This Focused Performance Weblog started life as a "business management blog" containing links and commentary related primarily to organizational effectiveness with a "Theory of Constraints" perspective, but is in the process of evolving towards primary content on interactive and mobile marketing. Think of it as about Focusing marketing messages for enhanced Performance. If you are on an archive page, current postings are found here.
Value is in the eye of the guy who's paying -- From Joe Ely, What is Value, anyway?, where he passes along a story about a shop making a value-call for the customer, that diminished that value in the customer's eyes.
I ran into a similar situation on my last visit to my Hong Kong tailor. Decided to invest in what I've been calling (to my wife's distress) "my last Navy blazer", and asked the tailor to base the initial cut on the last jacket they made me, plus some new measurements for my extra couple pounds.
Went in for the first fitting, and "huh?" How come the jacket feels short?
"But sir, that's the current style, shorter jackets."
That school boy might look OK on some little skinny 20-something, but not on my 6'2, 235 pound body. (Plus, I wanted something to last 20-30 years, worn a few times a year, not something in the current "style" that'll look dated in 5.)
Fortunately, they listened to me and made it suitably long, eventually satisfying my parameters of values.
Even for online advertising, there's always a constraint -- A potential problem for online advertising, which is made possible by high-speed internet access, lies in the bottleneck constraints uncovered by higher-speed internet access. From Doc Searls: Subtractvertising
"If youíre going to be in the advertising business, either as a site or as a service that puts ads on sites, at least make sure that the damn server gets the ads on the pages.
"Now that our home is served by a Verizon FiOS connection that gives us 20Mb both upstream and down (and a big high five to Verizon for being the first in symmetry as well as speed), itís getting easier to tell where the bottlenecks occur. And itís usually not in the pipes. Itís in the ad servers...
"...Hereís a bet. As more people get faster connections, tolerance for time- and space-sucking advertising is going to go down.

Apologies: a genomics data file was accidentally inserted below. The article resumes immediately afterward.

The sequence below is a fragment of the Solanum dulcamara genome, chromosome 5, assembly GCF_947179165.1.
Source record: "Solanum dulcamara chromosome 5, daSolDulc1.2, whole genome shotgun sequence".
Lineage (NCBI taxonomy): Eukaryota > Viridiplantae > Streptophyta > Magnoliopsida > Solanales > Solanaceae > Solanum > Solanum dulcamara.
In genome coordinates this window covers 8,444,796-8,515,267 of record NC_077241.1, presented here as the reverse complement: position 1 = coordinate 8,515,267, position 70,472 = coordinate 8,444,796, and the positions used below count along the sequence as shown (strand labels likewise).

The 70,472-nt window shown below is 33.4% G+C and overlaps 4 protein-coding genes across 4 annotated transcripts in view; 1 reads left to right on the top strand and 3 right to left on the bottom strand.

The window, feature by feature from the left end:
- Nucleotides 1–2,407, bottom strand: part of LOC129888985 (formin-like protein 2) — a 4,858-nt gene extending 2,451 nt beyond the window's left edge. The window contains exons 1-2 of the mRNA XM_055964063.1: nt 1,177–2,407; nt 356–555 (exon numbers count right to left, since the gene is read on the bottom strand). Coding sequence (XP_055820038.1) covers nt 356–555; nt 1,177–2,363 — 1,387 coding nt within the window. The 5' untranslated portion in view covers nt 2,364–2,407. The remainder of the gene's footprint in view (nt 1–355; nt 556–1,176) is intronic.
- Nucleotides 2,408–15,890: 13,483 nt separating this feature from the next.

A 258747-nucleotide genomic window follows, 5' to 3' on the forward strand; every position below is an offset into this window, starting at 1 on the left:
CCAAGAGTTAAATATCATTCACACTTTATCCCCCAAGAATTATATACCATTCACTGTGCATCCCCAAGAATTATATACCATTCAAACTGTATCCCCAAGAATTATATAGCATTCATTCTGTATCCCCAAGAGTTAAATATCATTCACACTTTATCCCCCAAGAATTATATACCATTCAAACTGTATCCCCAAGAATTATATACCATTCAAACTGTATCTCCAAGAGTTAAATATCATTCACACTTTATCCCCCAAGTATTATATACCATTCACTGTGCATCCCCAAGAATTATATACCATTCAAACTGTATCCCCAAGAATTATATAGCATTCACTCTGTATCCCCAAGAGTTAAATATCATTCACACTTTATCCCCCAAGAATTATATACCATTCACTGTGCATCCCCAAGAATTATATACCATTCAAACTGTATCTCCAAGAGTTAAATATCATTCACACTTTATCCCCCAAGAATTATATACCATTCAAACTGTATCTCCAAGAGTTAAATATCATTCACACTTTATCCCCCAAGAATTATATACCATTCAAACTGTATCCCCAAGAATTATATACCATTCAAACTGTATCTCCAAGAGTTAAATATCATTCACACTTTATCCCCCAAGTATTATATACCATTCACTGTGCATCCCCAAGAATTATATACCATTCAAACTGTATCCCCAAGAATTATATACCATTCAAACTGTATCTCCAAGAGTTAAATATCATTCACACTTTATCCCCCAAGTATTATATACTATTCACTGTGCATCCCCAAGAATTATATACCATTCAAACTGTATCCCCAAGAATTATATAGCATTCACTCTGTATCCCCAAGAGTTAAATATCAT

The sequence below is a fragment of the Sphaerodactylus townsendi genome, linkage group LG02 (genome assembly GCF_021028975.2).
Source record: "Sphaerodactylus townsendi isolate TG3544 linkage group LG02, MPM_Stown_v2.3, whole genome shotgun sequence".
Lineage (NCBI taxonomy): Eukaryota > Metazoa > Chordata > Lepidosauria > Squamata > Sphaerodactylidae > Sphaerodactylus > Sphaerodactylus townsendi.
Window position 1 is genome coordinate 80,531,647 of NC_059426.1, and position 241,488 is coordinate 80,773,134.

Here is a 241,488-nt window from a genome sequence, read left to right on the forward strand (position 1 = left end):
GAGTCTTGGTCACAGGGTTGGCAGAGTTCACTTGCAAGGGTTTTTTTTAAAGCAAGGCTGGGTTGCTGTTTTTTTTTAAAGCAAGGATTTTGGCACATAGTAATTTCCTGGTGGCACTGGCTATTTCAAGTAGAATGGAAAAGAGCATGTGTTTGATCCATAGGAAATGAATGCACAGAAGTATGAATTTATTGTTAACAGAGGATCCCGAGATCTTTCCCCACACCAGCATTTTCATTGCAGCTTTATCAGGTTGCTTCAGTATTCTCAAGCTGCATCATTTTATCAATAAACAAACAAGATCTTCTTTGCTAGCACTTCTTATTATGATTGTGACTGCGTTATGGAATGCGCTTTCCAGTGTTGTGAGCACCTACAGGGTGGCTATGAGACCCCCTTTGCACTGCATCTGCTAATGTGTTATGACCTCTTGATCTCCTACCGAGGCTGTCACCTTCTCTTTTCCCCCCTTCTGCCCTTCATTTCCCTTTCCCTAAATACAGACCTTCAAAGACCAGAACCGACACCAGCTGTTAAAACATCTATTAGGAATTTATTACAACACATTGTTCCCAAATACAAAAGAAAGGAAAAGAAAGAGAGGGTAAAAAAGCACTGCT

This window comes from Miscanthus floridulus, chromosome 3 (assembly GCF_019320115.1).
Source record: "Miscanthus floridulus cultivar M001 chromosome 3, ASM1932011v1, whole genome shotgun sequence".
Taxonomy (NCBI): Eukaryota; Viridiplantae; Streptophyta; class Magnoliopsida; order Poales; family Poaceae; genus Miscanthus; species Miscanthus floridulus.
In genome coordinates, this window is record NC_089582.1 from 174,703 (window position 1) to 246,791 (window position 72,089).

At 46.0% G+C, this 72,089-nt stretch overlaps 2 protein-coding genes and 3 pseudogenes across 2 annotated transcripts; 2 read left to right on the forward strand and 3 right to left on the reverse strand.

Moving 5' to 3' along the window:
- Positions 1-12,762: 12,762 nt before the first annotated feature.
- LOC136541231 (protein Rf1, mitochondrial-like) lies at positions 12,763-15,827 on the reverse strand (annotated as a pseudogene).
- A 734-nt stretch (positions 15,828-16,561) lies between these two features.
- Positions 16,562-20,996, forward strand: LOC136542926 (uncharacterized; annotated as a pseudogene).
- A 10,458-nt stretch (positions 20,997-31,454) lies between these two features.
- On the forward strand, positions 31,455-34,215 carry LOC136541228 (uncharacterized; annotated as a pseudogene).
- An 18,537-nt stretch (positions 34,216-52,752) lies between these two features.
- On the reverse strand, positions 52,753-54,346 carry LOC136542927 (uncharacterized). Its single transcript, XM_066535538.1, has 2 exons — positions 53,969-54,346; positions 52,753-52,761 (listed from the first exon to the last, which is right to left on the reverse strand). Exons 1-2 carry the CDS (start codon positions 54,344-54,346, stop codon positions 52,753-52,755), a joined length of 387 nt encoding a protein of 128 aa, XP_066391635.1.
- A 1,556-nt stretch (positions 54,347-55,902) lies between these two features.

"And eventually the advertising-pays-for-everything bubble will pop."
Something that advertising systems will need to address.
Ramblings on NCFOM, The Wire, and Change --No Country for Old Men DVD last night (forgot how really good it was in theatre - nothing else needed, nothing felt unnecessary), The Wire finale last week -
"'Deserves' ain't got nothin' to do with it." - Snoop
And if "deserves" doesn't matter, then cause-and-effect is hard to discern from outside the mind of the perpetrator, hence difficulty solving, effecting, changing from the outside. Sheriff Bell recognizes that Anton might not be a lunatic, but still, he also feels he's "too old" a man to suss out what feels like a new world. And if you can't understand the complexity of modern urban life, it's a lot easier for police and schools to "juke the stats" than rebuild the institutional system.
Sometimes, companies too. Hence Enron, the housing bubble, and today's credit crisis.
Once again, "Tell me how you'll measure me and I'll tell you how I behave."...most of the time. And it's the rest of the time as well as the unintended consequences of the measures that can feel "lunatic" from the outside and fuck up the intended chain of cause and effect.
(Mind of a blogger...This started as a short tweet - then was headed for my Unfocused blog because I thought it was about a movie and a TV show, but stumbled on a "business" connection in the "juke the stats" sentence, so it ended up here.)
"Carry too many people on the bench, and the company is sluggish. The same as if you carry too much inventory. Carry too little, and the company can't respond to consumer demand."
If services rely on talent the way manufacturing relies on inventory, why not manage them in a similar manner, allowing demand to "pull" on an understood replenishment chain? I think I'm starting to get it.
(Also starting to like that word "talent" as a replacement for "resources".)